It's no wonder that parents spend so much time contemplating illegal drugs, given the large number of horror stories on the news every night. But as you weigh how to talk to your child about heroin, pot, and meth, an equally dangerous drug lurks in your medicine cabinet. Prescription drugs pose serious dangers to your child, and it's just important to protect your child from these drugs as it is to protect her from illegal street drugs.
The Office of National Drug Control Policy reports that prescription drug abuse is now the single largest drug threat to teenagers. While illicit drug and tobacco usage rates have remained relatively stable, prescription drug abuse rates among teenagers have increased 33 percent over the last five years. A study commissioned by MetLife in 2008 found that one in four teens had abused a prescription drug at least once.
But teenagers are often blind to the risks of prescription drug abuse. Fifty percent of teens believe that prescription drugs are safer than street drugs, and between 60 and 70 percent of teen drug abusers rely on prescription drugs as their primary means of getting high.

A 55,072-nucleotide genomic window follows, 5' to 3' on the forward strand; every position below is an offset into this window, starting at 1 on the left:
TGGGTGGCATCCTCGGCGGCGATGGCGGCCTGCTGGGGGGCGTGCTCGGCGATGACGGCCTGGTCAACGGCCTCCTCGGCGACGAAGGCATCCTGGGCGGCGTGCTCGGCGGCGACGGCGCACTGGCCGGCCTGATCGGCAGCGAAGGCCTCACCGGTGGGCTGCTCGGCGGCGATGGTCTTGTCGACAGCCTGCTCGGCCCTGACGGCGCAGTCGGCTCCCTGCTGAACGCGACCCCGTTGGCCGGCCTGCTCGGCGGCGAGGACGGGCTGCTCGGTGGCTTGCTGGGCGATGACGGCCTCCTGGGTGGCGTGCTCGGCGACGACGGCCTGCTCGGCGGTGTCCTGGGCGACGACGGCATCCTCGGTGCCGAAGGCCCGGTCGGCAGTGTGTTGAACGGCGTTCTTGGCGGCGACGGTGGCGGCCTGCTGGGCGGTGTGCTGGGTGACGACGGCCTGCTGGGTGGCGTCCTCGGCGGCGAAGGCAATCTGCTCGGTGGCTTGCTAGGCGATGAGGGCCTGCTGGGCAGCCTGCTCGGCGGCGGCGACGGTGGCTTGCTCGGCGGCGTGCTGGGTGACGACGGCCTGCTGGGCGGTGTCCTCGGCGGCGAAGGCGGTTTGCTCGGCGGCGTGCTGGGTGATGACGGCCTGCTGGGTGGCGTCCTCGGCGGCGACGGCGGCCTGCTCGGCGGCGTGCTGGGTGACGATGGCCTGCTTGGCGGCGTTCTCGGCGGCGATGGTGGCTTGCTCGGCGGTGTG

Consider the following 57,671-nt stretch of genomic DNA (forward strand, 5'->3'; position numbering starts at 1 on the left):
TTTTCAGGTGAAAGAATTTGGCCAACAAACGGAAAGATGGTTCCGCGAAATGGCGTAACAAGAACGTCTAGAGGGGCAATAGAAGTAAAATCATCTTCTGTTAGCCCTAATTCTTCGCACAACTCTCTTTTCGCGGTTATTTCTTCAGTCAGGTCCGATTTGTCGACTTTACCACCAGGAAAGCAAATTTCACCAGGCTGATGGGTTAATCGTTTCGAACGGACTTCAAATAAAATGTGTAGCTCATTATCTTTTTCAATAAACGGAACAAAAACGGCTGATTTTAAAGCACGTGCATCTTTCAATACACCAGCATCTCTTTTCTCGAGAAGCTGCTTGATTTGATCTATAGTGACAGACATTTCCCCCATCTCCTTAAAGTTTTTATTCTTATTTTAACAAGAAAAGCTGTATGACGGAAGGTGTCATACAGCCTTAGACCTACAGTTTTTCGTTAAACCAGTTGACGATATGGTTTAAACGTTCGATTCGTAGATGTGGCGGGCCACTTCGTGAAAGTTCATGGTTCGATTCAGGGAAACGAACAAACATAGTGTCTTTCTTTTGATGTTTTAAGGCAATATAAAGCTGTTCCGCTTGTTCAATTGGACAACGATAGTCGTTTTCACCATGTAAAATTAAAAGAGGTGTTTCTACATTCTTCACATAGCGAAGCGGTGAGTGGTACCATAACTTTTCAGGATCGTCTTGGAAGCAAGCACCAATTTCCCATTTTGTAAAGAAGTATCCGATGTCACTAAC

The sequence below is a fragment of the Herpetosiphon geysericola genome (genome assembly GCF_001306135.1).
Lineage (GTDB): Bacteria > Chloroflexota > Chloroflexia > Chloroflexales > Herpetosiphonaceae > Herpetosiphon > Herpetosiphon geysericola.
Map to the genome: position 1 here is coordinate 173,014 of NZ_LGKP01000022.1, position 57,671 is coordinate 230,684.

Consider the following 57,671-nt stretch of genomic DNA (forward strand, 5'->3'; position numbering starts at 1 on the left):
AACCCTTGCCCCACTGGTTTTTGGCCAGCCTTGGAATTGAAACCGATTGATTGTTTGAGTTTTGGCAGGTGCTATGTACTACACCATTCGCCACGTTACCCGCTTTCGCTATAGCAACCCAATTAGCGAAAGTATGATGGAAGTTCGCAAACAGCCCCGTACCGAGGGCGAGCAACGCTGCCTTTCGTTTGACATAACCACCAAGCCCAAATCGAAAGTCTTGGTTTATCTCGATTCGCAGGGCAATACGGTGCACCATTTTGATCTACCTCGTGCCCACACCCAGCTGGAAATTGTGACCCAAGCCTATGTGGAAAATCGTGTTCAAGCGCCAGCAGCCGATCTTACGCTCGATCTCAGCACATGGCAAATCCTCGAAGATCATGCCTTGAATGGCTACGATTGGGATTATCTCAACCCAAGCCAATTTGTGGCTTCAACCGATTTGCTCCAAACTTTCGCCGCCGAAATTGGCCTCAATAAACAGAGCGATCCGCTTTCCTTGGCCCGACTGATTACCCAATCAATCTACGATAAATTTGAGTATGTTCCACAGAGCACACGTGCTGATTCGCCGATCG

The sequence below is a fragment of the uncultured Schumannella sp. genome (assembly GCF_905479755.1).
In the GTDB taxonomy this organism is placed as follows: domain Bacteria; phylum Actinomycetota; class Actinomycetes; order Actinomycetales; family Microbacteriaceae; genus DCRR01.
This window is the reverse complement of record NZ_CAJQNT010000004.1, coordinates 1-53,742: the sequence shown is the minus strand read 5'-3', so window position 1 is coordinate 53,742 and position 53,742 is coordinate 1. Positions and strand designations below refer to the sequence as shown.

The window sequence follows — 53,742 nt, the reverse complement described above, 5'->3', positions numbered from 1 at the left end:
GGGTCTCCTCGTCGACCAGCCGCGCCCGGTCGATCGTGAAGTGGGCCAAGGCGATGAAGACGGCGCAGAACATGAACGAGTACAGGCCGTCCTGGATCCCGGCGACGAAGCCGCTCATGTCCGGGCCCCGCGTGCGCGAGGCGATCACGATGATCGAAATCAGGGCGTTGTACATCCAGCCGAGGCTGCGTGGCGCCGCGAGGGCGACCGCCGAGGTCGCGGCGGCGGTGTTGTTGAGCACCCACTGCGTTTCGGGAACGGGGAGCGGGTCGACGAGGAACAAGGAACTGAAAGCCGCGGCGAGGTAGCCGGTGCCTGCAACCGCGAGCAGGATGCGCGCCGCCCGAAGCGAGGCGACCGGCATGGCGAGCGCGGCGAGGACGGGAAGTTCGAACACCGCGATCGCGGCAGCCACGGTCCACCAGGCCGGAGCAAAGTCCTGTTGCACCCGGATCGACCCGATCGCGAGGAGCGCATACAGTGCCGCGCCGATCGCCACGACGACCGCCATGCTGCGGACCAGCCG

How Prescription Drugs Affect Teens
The fact that a drug is legal in a limited number of circumstances doesn't make it any less dangerous. Prescription drugs carry serious side effects, and come with a risk of overdose similar to that of illicit drugs. Moreover, your child is just as likely to get into legal trouble – including arrests for DUI and unlawful drug possession – with prescription drugs as she is with illicit drugs. Drug overdose is a leading cause of death among teenagers, and prescription drugs are the most common source of drug overdoses.
To be able to effectively help a teen who's abusing prescription drugs, you need to know the signs of drug use. Of course, every teen experiences mood swings, so a single symptoms doesn't necessarily mean your child has a drug problem. But if you see several of the following symptoms over the course of several days, it's a sure sign that it's time to seek outside help:
Changes in energy levels, such as sleeping all the time or being hyperactive
Sudden mood swings
Strange or irrational beliefs
Increase in conflict with friends and family
Changes in appetite
Rapid heart rate or breathing
Change in friendships
Use of strange slang or jargon; this could be an attempt to conceal discussions about drugs.
Changes in appearance, particularly skin changes and red eyes
Trouble at school
Missing prescription pills or medication bottles from your medicine cabinet
Keeping Your Teen Safe
The best way to combat teenage prescription drug use is to prevent it from happening in the first place. Keep your prescription drugs secured in a locked medicine cabinet. When you stop using a drug, dispose of any extra at your doctor's office or a pharmacy. If you have a prescription for a drug teens regularly use to get high – such as sleeping pills or a painkiller – count your pills every few days to ensure they're not disappearing.